Asthma is a medical condition. It can be difficult to manage. Your efforts to treat don’t always work. This is especially true when a “trigger” causes your asthma to flare up. This may send you back to the doctor or the emergency room. If this sounds like you, don’t be discouraged. Below are common questions to ask yourself about what works and what doesn’t. Talk to your doctor to help you get back on track.
Is it really asthma?
Other illnesses can act like asthma. If your treatments aren’t working, maybe you don’t have asthma. Your doctor may want to do other exams or tests to confirm.
Is it something in my environment?
Some people who have asthma are allergic to things in their environment. These things can trigger their asthma. This could be at home, work, or school. If you know what it is, try to remove or avoid those things. This can help your asthma medicine work better. Common triggers of an asthma attack are:
- dust mites
- pet dander
- tobacco smoke
- certain pollutants
- cold, dry air
- viral infection
Your doctor can do skin or blood tests to figure out your triggers. Avoid these triggers to relieve your asthma symptoms and help your lungs work better. It might even reduce the amount of medicine you have to take. Talk with your doctor about ways to remove triggers from your environment.
Is it something in my workplace?
Some adults who have asthma are sensitive to something in their workplace. You might suspect this if your asthma flares up when you’re at work. Another clue is if some of your coworkers also have asthma symptoms. Perhaps your asthma is bad at work, but fine on weekends or vacations. Your doctor can help determine trigger. When you find out what that is, try to remove or avoid it.
Am I using my inhaler correctly?
It is important to use an inhaler correctly. If you don’t, you are not getting enough medicine into your lungs. Use a device called a spacer with your inhaler. This will help direct the medicine deeper into your lungs. Your doctor can prescribe a spacer and show you how to use it.
Am I taking my medicine correctly?
In order for your medicine to work, you must follow your doctor’s instructions. Many people who have asthma don’t follow their doctor’s orders. Take your medicine as prescribed. It will help prevent trips to the hospital and even asthma death.
Do I need to change medicines?
Medicines are available to help treat asthma symptoms. Most people who have asthma need at least two types of medicine. A preventive (“controller”) medicine keeps your lungs from becoming inflamed. A quick-relief (“rescue”) medicine helps your symptoms if the first one doesn’t work. If the medicines you take now aren’t helping, others may work. Allergy shots (immunotherapy) might help if your asthma is related to allergies.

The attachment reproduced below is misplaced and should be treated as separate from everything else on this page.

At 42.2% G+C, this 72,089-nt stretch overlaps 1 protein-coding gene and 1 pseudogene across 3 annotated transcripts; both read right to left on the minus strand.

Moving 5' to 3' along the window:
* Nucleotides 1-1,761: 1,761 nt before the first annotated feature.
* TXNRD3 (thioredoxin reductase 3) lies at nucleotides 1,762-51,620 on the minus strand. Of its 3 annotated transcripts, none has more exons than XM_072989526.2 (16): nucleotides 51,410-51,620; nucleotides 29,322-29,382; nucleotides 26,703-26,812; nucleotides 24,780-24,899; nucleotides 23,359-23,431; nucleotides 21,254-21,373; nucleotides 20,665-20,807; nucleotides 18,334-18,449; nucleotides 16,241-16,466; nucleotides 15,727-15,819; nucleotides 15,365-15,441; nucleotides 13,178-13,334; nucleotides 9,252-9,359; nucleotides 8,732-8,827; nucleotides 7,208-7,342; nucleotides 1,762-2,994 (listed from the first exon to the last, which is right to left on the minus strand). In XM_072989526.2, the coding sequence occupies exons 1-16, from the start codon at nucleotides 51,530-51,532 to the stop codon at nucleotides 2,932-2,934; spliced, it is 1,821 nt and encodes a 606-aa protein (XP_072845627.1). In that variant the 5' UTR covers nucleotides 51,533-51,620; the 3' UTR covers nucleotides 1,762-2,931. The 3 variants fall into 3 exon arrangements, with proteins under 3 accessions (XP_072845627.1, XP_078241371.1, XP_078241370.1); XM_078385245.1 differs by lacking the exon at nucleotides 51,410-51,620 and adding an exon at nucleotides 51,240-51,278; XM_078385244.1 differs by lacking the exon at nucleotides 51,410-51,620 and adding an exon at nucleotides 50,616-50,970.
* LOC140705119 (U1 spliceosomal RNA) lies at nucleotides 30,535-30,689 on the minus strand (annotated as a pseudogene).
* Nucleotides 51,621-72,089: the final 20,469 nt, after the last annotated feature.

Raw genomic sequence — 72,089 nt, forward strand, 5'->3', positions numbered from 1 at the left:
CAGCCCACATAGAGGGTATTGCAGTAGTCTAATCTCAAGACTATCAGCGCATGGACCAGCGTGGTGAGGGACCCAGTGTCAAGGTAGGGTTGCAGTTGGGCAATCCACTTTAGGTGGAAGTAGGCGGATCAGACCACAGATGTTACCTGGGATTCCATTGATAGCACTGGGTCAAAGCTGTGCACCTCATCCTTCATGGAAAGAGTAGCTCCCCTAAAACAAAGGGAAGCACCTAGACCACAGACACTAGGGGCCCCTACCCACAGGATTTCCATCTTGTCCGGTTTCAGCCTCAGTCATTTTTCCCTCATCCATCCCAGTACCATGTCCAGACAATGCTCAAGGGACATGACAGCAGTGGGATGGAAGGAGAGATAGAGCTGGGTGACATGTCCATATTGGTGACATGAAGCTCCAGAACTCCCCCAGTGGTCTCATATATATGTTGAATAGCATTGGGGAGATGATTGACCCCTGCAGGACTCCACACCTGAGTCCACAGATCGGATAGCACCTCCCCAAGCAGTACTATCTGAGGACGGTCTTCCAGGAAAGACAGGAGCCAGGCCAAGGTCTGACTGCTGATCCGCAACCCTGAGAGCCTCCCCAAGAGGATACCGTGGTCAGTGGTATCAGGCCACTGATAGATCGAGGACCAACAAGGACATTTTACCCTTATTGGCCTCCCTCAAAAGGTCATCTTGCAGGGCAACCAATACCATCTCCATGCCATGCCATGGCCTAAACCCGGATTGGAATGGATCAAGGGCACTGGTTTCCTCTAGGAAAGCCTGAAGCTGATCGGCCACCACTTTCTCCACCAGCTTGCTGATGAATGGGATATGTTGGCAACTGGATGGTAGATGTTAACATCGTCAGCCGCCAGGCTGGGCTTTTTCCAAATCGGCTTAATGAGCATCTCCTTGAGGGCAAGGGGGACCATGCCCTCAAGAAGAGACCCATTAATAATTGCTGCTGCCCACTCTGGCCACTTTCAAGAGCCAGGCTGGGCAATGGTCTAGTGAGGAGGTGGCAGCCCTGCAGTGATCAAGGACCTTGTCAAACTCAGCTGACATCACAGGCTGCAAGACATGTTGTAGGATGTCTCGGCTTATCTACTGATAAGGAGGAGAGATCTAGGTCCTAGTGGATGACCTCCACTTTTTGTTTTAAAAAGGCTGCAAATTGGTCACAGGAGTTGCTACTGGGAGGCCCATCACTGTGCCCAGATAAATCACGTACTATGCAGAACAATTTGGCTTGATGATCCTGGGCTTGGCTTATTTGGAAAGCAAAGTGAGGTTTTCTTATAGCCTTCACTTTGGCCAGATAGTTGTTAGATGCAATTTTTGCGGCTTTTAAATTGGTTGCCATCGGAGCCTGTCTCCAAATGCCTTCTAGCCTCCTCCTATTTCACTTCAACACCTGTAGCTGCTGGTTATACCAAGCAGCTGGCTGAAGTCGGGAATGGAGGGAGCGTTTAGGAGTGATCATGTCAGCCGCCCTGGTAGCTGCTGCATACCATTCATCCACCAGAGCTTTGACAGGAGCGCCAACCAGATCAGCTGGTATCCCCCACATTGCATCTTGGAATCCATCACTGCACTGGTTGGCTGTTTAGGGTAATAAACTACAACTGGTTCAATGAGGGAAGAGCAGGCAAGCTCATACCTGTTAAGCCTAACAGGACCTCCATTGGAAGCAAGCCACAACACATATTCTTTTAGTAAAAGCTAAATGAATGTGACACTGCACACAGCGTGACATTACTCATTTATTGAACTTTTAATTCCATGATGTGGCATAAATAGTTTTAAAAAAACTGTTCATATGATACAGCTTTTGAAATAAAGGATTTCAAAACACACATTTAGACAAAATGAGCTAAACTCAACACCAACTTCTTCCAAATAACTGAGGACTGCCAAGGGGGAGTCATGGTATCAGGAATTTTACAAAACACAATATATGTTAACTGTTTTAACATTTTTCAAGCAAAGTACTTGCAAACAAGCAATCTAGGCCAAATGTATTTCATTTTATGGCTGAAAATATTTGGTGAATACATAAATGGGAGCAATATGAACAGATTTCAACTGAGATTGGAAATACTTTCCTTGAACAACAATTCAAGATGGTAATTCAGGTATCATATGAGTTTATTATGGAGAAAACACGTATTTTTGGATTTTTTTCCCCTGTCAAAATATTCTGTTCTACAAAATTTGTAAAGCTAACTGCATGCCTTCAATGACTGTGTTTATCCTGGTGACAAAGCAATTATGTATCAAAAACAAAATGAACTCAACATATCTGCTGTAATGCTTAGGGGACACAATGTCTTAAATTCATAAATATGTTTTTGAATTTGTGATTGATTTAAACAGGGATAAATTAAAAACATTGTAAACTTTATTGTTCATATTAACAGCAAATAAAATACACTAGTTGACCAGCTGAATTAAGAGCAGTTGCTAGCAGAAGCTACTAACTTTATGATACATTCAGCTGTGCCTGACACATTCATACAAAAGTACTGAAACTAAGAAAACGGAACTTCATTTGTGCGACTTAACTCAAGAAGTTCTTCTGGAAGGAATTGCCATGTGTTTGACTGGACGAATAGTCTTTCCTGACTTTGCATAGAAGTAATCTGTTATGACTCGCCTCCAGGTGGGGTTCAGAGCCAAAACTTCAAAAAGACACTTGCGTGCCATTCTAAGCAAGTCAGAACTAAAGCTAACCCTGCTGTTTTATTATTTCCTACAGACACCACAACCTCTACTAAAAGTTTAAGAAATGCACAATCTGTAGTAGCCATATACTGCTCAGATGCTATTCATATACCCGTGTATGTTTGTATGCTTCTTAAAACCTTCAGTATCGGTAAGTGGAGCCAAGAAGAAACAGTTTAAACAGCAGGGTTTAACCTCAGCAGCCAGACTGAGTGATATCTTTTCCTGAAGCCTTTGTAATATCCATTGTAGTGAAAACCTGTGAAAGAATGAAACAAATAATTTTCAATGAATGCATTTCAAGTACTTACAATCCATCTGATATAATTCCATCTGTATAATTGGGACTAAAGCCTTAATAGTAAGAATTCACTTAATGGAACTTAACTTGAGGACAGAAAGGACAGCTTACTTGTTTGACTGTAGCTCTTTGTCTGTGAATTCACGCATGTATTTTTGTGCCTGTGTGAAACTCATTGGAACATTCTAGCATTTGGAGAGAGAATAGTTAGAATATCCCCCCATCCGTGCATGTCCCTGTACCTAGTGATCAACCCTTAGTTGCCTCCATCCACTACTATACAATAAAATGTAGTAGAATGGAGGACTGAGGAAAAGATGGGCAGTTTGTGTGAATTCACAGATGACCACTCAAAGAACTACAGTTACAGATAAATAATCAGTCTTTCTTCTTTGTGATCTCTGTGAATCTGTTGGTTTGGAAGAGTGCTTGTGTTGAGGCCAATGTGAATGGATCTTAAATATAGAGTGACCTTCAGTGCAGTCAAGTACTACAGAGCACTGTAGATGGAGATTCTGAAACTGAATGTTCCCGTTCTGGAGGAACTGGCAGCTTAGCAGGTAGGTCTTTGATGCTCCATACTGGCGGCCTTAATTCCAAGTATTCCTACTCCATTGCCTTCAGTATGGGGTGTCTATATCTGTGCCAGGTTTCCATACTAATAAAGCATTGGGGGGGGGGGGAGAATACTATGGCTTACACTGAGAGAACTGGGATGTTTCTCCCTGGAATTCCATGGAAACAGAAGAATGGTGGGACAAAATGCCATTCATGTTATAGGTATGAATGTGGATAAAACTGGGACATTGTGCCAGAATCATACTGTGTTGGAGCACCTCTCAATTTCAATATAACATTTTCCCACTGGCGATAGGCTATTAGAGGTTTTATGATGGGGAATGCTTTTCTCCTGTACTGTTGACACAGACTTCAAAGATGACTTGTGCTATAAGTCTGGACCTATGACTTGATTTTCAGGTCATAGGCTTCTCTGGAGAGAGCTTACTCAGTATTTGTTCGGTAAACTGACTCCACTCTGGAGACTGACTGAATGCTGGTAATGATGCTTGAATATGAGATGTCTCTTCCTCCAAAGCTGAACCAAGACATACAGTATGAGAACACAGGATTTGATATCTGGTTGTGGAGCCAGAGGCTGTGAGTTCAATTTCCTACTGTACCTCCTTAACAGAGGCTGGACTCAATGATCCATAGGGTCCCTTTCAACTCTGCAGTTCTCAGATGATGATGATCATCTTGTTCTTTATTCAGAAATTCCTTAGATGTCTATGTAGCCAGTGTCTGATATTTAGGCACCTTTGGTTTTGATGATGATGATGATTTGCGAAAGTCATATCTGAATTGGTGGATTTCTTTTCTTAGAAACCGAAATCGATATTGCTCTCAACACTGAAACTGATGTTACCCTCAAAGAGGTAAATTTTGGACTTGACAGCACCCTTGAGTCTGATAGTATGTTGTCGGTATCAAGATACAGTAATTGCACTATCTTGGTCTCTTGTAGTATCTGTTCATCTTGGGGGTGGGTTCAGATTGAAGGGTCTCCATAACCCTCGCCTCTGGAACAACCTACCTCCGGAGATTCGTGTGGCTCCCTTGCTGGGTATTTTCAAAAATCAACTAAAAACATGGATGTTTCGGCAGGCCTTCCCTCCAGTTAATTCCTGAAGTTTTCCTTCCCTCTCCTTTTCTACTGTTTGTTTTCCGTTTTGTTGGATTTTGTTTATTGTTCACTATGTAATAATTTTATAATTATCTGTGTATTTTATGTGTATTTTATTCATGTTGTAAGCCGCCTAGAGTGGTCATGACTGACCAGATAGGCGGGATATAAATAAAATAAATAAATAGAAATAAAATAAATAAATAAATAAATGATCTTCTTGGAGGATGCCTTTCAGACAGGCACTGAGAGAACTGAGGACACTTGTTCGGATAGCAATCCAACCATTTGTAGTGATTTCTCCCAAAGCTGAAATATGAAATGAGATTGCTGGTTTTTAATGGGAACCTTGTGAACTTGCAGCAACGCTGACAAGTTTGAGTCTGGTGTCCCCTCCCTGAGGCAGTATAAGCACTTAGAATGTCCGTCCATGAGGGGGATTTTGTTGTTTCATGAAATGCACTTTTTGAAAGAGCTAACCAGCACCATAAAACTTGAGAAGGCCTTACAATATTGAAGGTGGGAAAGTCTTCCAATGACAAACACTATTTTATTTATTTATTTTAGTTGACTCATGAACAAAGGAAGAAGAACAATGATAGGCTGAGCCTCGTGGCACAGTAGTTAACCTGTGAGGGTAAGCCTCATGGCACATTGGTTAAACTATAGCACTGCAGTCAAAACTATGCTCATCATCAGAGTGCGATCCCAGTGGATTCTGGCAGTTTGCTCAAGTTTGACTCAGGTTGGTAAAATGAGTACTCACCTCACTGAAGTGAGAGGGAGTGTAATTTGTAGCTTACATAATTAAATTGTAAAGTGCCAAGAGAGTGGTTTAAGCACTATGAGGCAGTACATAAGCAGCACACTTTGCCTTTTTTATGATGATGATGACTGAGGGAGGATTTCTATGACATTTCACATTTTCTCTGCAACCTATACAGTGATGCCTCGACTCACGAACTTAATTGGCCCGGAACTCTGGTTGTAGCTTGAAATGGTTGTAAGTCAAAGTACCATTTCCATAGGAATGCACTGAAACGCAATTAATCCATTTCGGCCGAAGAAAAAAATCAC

Path to improved well being
Your doctor will give you a peak flow meter to monitor your asthma. Use it regularly. Keep a log of your results. The meter is a plastic tube that you blow into several times a day. It checks how well your lungs are working. The results tell you when you need to take extra medicine or call your doctor.
Stay in good, overall health. Maintain a good weight and eat a balanced diet. Get regular exercise. If you smoke, quit. Avoid secondhand smoke.
Things to consider
A lot of people who have asthma don’t know enough about their condition or how bad it is. Learn as much as you can from your doctor and other medical resources. Discuss all of your asthma questions and concerns. You should know what type of asthma you have. It may be related to allergies, exercise, or your workplace.
Know how to manage your asthma. Learn how to recognize if your asthma is getting worse. Signs include symptoms at night, a drop in your peak flow, or the need to use your rescue medicine more often. Talk to your doctor if you think your asthma is getting worse.
Be aware of the warning signs of an asthma attack, which include:
- Coughing or wheezing.
- Chest tightness.
- Shortness of breath.
- Peak flow 50% to 80% of your personal best.
Go to the nearest emergency room if your peak flow drops below 50% or if your symptoms don’t respond to medicine.
Questions to ask your doctor
- Will I outgrow my asthma or is it life-long?
- What is the best way to manage my asthma?
- How can I avoid asthma attacks?
- What if I can’t change my workplace
- What should I do in an emergency?
Copyright © American Academy of Family Physicians
This information provides a general overview and may not apply to everyone. Talk to your family doctor to find out if this information applies to you and to get more information on this subject.